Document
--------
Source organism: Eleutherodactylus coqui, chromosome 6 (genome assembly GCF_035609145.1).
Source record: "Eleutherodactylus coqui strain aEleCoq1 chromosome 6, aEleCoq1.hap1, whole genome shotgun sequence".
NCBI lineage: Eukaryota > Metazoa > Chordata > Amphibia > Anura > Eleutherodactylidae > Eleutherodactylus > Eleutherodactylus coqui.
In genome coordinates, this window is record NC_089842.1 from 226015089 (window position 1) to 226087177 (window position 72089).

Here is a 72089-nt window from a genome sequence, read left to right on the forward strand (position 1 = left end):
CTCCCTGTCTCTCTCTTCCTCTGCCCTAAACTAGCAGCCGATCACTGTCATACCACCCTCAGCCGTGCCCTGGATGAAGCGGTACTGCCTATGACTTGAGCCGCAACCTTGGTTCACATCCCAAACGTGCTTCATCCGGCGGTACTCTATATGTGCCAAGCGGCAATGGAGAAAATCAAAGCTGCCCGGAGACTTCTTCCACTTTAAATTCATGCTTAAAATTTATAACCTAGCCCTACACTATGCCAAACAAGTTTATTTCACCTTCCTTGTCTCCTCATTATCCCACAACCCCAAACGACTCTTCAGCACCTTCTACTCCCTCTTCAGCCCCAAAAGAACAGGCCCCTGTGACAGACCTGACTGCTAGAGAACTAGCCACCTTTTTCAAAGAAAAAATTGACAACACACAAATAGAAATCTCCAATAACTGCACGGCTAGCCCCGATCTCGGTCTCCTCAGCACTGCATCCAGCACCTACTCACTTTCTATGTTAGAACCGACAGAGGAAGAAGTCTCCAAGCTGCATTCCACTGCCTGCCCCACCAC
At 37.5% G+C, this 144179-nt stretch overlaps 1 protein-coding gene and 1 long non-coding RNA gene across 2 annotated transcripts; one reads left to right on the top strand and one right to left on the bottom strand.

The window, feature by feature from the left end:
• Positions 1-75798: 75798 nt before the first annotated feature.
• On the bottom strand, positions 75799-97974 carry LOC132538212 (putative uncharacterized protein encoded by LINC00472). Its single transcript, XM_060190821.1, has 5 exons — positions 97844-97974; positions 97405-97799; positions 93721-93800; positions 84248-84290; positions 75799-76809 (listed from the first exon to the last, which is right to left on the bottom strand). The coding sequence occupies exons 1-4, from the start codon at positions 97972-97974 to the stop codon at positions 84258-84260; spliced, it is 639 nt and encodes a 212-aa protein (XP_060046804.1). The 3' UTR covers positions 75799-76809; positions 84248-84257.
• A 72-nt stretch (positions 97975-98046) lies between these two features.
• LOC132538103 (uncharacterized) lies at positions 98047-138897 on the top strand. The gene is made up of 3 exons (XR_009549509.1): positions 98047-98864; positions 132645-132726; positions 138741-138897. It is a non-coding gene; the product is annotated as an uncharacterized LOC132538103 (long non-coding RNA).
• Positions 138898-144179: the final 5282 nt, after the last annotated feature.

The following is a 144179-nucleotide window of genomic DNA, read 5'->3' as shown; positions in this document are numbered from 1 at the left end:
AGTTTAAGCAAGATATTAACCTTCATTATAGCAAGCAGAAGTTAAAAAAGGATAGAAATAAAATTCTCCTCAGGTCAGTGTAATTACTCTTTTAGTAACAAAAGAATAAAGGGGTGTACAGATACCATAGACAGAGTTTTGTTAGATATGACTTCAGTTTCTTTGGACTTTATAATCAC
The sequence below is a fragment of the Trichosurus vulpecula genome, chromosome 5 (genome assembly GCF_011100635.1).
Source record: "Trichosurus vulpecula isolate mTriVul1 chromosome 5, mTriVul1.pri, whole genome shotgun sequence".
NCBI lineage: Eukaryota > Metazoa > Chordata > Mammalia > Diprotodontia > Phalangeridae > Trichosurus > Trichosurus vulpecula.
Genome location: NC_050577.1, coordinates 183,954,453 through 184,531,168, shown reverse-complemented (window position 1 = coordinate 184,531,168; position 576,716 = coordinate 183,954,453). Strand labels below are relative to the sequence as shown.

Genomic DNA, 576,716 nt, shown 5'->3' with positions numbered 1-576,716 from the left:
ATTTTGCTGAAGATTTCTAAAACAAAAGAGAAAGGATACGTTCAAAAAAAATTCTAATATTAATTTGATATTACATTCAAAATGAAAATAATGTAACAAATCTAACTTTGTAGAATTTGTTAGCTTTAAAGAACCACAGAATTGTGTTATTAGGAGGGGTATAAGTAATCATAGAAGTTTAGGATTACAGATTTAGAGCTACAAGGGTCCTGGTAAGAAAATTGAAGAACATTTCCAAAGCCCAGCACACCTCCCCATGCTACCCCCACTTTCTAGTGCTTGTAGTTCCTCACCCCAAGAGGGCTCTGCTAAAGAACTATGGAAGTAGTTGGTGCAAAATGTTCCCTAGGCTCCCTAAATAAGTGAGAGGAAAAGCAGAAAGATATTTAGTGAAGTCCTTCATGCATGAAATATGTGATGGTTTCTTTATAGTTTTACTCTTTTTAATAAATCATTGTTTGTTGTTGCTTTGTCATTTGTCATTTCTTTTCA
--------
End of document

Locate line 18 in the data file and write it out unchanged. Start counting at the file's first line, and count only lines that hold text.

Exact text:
NCBI lineage: Eukaryota > Metazoa > Chordata > Mammalia > Diprotodontia > Phalangeridae > Trichosurus > Trichosurus vulpecula.